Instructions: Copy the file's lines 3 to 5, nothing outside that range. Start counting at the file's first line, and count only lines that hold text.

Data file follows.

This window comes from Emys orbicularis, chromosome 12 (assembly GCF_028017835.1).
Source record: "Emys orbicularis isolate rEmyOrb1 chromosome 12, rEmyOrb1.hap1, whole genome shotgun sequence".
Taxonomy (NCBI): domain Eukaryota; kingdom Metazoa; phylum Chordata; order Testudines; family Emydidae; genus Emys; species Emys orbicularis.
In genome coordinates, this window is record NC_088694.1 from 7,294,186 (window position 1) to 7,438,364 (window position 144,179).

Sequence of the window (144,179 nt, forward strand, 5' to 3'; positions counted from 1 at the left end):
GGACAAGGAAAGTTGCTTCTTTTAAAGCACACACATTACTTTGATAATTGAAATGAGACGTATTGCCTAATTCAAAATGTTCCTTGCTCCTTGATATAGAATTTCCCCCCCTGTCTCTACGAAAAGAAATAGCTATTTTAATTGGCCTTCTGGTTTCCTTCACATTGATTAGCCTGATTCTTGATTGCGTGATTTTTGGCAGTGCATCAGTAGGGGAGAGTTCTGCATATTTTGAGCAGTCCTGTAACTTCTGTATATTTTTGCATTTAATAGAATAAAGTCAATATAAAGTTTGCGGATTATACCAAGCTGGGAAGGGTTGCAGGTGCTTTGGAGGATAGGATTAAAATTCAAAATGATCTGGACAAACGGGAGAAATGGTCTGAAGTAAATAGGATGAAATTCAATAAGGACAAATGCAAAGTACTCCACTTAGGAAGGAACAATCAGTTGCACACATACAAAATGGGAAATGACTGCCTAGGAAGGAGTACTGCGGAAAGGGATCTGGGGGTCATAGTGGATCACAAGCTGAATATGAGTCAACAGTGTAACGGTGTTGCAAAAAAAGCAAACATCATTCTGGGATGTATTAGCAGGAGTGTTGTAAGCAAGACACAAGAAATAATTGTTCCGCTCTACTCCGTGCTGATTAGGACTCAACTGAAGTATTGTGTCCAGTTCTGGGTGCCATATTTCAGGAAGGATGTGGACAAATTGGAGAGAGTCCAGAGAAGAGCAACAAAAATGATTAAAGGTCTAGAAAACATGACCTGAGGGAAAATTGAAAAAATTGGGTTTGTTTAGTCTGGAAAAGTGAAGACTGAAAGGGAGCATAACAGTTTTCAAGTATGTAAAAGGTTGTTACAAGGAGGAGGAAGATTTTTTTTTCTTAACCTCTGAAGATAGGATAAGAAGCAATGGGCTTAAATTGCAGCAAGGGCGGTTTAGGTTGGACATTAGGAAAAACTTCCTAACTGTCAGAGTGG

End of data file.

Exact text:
Taxonomy (NCBI): domain Eukaryota; kingdom Metazoa; phylum Chordata; order Testudines; family Emydidae; genus Emys; species Emys orbicularis.
In genome coordinates, this window is record NC_088694.1 from 7,294,186 (window position 1) to 7,438,364 (window position 144,179).

Sequence of the window (144,179 nt, forward strand, 5' to 3'; positions counted from 1 at the left end):